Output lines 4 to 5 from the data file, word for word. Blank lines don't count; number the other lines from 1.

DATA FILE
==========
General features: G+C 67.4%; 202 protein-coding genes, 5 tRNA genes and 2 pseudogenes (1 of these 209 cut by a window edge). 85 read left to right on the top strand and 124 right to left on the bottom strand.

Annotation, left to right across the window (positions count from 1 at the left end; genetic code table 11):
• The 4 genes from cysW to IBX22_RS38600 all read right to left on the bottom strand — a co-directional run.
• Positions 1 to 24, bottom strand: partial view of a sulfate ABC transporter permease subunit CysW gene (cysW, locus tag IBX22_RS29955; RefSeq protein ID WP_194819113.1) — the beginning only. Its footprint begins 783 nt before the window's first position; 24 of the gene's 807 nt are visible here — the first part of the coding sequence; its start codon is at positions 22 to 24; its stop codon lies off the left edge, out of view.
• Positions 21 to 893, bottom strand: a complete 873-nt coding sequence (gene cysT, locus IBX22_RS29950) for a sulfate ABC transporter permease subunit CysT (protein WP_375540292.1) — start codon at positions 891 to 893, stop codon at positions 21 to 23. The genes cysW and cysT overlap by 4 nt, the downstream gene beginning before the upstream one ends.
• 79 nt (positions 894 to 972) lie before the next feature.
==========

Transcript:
• Positions 1 to 24, bottom strand: partial view of a sulfate ABC transporter permease subunit CysW gene (cysW, locus tag IBX22_RS29955; RefSeq protein ID WP_194819113.1) — the beginning only. Its footprint begins 783 nt before the window's first position; 24 of the gene's 807 nt are visible here — the first part of the coding sequence; its start codon is at positions 22 to 24; its stop codon lies off the left edge, out of view.
• Positions 21 to 893, bottom strand: a complete 873-nt coding sequence (gene cysT, locus IBX22_RS29950) for a sulfate ABC transporter permease subunit CysT (protein WP_375540292.1) — start codon at positions 891 to 893, stop codon at positions 21 to 23. The genes cysW and cysT overlap by 4 nt, the downstream gene beginning before the upstream one ends.